COVID-19 Impacts CUNY Enrollment and Students

Student retention rates were 28% lower for students attending online classes than students attending in-person classes since the pandemic began, according to The Chronicle of Higher Education. The retention rate at Hunter College decreased from 85.3% to 81.2% from 2017 to 2018, according to City University of New York data.

Since the beginning of 2020, colleges in New York have shifted from in-person classes to online learning. CUNY made the change in March 2020.

Hunter College admissions also “suspended the use of SAT/ACT usage for admissions due to the pandemic,” said admissions counselor Jarvis Dieujuste.

Dieujuste said Hunter admissions now offered “one-on-one admission appointments via Zoom, virtual tours, virtual meetings, and more dynamic communications to keep students engaged.”

Enrollment at Hunter rose from 23,193 in 2019 to 24,052 in 2020, according to a financial report from the University Budget Office.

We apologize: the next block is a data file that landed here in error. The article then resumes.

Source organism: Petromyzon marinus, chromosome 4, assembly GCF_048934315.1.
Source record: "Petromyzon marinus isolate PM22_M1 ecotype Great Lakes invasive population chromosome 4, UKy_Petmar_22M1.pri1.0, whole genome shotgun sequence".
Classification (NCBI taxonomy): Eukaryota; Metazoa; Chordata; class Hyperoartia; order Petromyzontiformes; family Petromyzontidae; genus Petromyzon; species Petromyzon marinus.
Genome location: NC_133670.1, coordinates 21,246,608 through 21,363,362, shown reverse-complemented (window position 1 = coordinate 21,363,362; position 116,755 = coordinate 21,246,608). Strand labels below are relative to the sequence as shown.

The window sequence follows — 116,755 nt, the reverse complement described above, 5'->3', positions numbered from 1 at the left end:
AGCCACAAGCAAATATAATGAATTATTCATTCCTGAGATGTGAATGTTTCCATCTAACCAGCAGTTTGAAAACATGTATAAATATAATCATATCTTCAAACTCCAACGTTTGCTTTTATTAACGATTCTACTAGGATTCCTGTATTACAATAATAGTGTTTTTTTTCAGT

Overall the CUNY system has seen a decrease in enrollment during the pandemic. Fazila Naeemi, a senior at Hunter, said that the past year was difficult to manage.

“In between classes I take my mother to her doctor’s appointments and I work full time,” she said. “I think many people believe that because I no longer commute into Manhattan for classes I must be doing better in my classes, but I did struggle to maintain good grades.”

Naeemi said she faced several issues, including a lack of communication from Hunter and professors during this time. She considered taking a semester off but decided against it because she was almost done with her undergraduate degree.

CUNY also raised tuition by $320 for the Fall 2020 semester, including a $120 fee for health and wellness services. This increase in tuition was during the beginning of the pandemic, a time where the unemployment rate hit 14.4%, according to the Pew Research Center.

Juvanie Piquant, chairperson of the CUNY University Student Senate, said in a virtual public hearing that many students are unemployed and need mental health resources, despite CUNY’s $120 “health and wellness fee.”

This fee “can be another reason why [students] say, ‘Well I cannot continue my degree at CUNY because we have another added fee, just because I need some more help,’” Piquant said at the hearing.